The fantasy side of the October issue of Light­speed brings us a novelette by PH Lee & Rachel Swirsky, continuing their Dusty Boots series of fairy tale-style stories. “The Ash-Girl and the Salmon Prince” blends Cinderella tropes with The Fisherman and His Wife and a hint of Blue­beard. The ash-girl is so ignored by her parents in favor of her two beautiful sisters that when the father saves the life of a magic salmon, who requests a wife in order to grant them more wishes, they’re more than happy to send this youngest girl to him. Luckily she and the salmon are a wonderful match and live very happily together. Twice she starts to miss her family and decides to visit them, and both times her mother reminds us and her just what a horrible person she is. The salmon can barely imagine why his wife still cares for these people, but very much wants her to be happy. In the end there may be a way to fulfill everyone’s wishes, but can the mother bend so far? I’ve been enjoying all the Dusty Boots stories, and this is honestly less dark than some of the others. The flash piece is “The Right Dragon” by Coral Alejandra Moore. A blacksmith is deeply in love with Marisol, a woman who lost an arm and a sister to a dragon. The blacksmith follows her as she dispatches dragon after dragon, but appar­ently none were the right one – until the last? The narration is deeply felt.

Hexagon is a new-to-me venue that I’m picking up with issue six. It has an interesting range of authors and stories. “Raised Bed” by Noah Codega mixes tones very effectively. A man is turning into a garden, with different plants and vegetables growing out of him and displacing or puncturing his various organs. While the descrip­tions are vivid and horrific, the narrator is quite at peace with what’s happening to him. But what will happen after a harvesting? It’s the Anthropocene writ in miniature. “The Hole in the System” by E.C. Fuller imagines holes manifesting randomly throughout the world. Nadia had been an aspiring opera singer before a hole appeared in her throat; now she’s working at a grocery store and trying to figure out how to pay for the medical treatment her husband will need to fix the one that appeared in a vital organ. The system is pretty clearly fail­ing them and there’s no neat resolution. Finally, in “Your Body is a Doorway” by L Chan, Kai is living in a city that is repeatedly devastated by the monster Gargantuan. Kai is the vessel through which its nemesis, a tentacular creature that frankly wreaks just as much havoc, appears each time to drive Gargantuan away. Even if the Far Church that put Kai in this role has ceased to exist, could there be others out there like himself? Even when dealing with literal monsters, it is human contact that matters most.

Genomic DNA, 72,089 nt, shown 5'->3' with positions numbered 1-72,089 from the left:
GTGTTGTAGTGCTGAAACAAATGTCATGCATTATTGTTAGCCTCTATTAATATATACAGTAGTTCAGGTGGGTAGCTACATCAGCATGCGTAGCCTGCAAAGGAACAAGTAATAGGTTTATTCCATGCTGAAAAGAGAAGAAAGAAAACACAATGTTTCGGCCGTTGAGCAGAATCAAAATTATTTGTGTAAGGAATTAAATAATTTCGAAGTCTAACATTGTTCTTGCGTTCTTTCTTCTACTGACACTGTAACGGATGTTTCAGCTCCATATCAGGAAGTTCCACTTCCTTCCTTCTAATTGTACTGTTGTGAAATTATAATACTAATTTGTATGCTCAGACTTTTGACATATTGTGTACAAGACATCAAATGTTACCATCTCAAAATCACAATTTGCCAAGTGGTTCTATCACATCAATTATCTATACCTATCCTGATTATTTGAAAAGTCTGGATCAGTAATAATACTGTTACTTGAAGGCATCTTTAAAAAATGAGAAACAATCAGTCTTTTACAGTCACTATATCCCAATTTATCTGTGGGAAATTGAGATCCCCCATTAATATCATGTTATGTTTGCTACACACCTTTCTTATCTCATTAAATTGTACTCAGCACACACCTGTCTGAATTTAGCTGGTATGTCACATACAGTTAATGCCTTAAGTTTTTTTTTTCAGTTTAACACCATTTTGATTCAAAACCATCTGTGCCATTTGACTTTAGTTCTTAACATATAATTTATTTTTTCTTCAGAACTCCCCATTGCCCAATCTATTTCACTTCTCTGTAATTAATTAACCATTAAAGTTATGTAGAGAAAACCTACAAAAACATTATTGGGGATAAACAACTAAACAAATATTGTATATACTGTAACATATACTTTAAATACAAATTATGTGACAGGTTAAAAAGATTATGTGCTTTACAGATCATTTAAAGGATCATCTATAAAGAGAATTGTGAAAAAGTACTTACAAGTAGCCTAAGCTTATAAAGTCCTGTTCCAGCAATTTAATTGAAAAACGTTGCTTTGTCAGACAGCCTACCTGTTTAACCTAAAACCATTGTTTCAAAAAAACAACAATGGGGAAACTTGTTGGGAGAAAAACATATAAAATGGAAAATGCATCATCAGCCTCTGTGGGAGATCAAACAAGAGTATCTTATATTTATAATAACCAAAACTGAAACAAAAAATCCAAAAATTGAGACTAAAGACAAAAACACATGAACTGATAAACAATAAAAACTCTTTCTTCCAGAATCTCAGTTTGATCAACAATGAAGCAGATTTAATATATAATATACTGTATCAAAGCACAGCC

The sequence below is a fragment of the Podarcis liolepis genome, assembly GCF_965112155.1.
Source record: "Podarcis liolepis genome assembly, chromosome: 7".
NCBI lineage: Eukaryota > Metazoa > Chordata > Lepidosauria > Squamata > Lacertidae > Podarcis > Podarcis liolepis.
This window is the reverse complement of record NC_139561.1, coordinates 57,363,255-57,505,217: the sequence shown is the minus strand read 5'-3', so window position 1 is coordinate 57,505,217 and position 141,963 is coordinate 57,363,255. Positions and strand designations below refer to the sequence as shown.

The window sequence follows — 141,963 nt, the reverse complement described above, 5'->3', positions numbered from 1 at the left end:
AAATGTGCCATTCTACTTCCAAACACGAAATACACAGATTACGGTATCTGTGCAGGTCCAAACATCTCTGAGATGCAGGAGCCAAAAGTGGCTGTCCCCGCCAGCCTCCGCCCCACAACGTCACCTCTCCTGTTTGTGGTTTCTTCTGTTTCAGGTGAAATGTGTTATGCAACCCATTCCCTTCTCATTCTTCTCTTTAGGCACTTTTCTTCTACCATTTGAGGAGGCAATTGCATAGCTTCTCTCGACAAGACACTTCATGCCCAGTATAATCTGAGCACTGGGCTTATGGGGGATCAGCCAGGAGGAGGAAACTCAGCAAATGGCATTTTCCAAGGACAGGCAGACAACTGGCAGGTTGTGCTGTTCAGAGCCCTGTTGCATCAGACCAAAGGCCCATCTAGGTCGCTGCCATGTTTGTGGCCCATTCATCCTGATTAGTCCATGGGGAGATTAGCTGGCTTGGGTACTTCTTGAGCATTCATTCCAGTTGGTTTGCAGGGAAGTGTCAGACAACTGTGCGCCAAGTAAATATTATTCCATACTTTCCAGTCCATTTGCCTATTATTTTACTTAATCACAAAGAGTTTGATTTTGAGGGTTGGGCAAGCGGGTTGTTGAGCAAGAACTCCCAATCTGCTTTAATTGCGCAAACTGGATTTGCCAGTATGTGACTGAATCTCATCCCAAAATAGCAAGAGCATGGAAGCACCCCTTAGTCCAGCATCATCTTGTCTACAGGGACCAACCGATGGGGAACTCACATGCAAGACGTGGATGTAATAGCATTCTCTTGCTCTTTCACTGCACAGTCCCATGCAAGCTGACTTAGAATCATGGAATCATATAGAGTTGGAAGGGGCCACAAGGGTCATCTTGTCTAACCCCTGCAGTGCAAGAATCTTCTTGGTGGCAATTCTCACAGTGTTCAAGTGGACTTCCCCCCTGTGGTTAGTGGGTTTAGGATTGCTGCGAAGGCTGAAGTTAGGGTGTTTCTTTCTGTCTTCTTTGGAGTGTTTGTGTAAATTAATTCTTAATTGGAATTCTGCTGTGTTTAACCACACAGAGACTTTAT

Recommended Stories

“In Case You’re the One to Devour a Star”, Tamara Jerée (Beneath Ceaseless Skies #339)

“The Ash-Girl and the Salmon Prince”, PH Lee & Rachel Swirsky (Lightspeed 10/21)

“The Loneliness of Former Constellations”, P.H. Low (Strange Horizons 8/9/21)

“Yesterday’s Wolf”, Ray Nayler  (Clarkesworld 9/21)


Karen Burnham is an electromagnetics engineer by way of vocation, and a book reviewer/critic by way of avocation. She has worked on NASA projects including the Dream Chaser spacecraft and currently works in the automotive industry in Michigan. She has reviewed for venues such as Locus Magazine, NYRSF, Strange Horizons, SFSignal.com, and Cascadia Subduction Zone. She has produced podcasts for Locusmag.com and SFSignal.com, especially SF Crossing the Gulf with Karen Lord. Her book on Greg Egan came out from University of Illinois Press in 2014, and she has twice been nominated in the Best Non-Fiction category of the British SF Awards.


This review and more like it in the November 2021 issue of Locus.